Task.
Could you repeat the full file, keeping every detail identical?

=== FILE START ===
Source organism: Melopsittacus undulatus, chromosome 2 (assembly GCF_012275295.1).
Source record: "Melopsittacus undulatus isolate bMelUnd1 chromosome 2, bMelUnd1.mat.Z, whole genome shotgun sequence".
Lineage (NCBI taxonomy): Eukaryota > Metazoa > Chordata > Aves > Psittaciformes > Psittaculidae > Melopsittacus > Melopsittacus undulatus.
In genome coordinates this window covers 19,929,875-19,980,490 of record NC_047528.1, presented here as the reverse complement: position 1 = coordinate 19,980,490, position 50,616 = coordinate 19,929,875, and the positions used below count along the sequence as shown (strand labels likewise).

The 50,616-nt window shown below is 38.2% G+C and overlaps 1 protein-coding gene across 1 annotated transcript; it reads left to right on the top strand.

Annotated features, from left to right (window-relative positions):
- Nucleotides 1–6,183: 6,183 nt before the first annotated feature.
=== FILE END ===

Source organism: Melopsittacus undulatus, chromosome 2 (assembly GCF_012275295.1).
Source record: "Melopsittacus undulatus isolate bMelUnd1 chromosome 2, bMelUnd1.mat.Z, whole genome shotgun sequence".
Lineage (NCBI taxonomy): Eukaryota > Metazoa > Chordata > Aves > Psittaciformes > Psittaculidae > Melopsittacus > Melopsittacus undulatus.
In genome coordinates this window covers 19,929,875-19,980,490 of record NC_047528.1, presented here as the reverse complement: position 1 = coordinate 19,980,490, position 50,616 = coordinate 19,929,875, and the positions used below count along the sequence as shown (strand labels likewise).

The 50,616-nt window shown below is 38.2% G+C and overlaps 1 protein-coding gene across 1 annotated transcript; it reads left to right on the top strand.

Annotated features, from left to right (window-relative positions):
- Nucleotides 1–6,183: 6,183 nt before the first annotated feature.